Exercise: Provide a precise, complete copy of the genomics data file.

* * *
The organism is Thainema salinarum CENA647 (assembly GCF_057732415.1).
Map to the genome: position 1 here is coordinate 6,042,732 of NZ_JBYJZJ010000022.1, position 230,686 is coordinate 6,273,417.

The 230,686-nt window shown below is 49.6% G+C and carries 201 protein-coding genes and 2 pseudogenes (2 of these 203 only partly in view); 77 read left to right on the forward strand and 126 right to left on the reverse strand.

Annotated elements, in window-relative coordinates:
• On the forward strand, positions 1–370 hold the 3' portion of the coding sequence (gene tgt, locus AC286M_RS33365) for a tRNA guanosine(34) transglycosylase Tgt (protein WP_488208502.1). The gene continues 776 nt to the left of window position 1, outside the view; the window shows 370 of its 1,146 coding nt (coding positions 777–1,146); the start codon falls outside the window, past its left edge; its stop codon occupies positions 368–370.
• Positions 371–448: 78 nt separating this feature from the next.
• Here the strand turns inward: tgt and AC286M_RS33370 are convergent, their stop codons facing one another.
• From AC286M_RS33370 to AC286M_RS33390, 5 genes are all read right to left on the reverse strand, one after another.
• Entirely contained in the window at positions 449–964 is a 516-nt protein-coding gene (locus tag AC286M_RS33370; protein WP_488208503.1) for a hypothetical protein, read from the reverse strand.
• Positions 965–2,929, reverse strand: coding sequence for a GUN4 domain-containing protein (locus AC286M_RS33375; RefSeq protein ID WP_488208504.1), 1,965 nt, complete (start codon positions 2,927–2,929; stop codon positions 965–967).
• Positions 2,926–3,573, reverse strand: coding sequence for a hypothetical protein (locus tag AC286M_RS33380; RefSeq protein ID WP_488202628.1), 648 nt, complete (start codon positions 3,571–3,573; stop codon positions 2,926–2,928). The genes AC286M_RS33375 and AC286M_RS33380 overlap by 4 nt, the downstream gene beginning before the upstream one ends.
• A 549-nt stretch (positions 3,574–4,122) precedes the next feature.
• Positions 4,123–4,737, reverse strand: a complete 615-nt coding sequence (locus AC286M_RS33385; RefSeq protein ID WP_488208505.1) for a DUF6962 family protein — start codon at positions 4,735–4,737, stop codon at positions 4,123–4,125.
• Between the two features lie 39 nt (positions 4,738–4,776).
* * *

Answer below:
The organism is Thainema salinarum CENA647 (assembly GCF_057732415.1).
Map to the genome: position 1 here is coordinate 6,042,732 of NZ_JBYJZJ010000022.1, position 230,686 is coordinate 6,273,417.

The 230,686-nt window shown below is 49.6% G+C and carries 201 protein-coding genes and 2 pseudogenes (2 of these 203 only partly in view); 77 read left to right on the forward strand and 126 right to left on the reverse strand.

Annotated elements, in window-relative coordinates:
• On the forward strand, positions 1–370 hold the 3' portion of the coding sequence (gene tgt, locus AC286M_RS33365) for a tRNA guanosine(34) transglycosylase Tgt (protein WP_488208502.1). The gene continues 776 nt to the left of window position 1, outside the view; the window shows 370 of its 1,146 coding nt (coding positions 777–1,146); the start codon falls outside the window, past its left edge; its stop codon occupies positions 368–370.
• Positions 371–448: 78 nt separating this feature from the next.
• Here the strand turns inward: tgt and AC286M_RS33370 are convergent, their stop codons facing one another.
• From AC286M_RS33370 to AC286M_RS33390, 5 genes are all read right to left on the reverse strand, one after another.
• Entirely contained in the window at positions 449–964 is a 516-nt protein-coding gene (locus tag AC286M_RS33370; protein WP_488208503.1) for a hypothetical protein, read from the reverse strand.
• Positions 965–2,929, reverse strand: coding sequence for a GUN4 domain-containing protein (locus AC286M_RS33375; RefSeq protein ID WP_488208504.1), 1,965 nt, complete (start codon positions 2,927–2,929; stop codon positions 965–967).
• Positions 2,926–3,573, reverse strand: coding sequence for a hypothetical protein (locus tag AC286M_RS33380; RefSeq protein ID WP_488202628.1), 648 nt, complete (start codon positions 3,571–3,573; stop codon positions 2,926–2,928). The genes AC286M_RS33375 and AC286M_RS33380 overlap by 4 nt, the downstream gene beginning before the upstream one ends.
• A 549-nt stretch (positions 3,574–4,122) precedes the next feature.
• Positions 4,123–4,737, reverse strand: a complete 615-nt coding sequence (locus AC286M_RS33385; RefSeq protein ID WP_488208505.1) for a DUF6962 family protein — start codon at positions 4,735–4,737, stop codon at positions 4,123–4,125.
• Between the two features lie 39 nt (positions 4,738–4,776).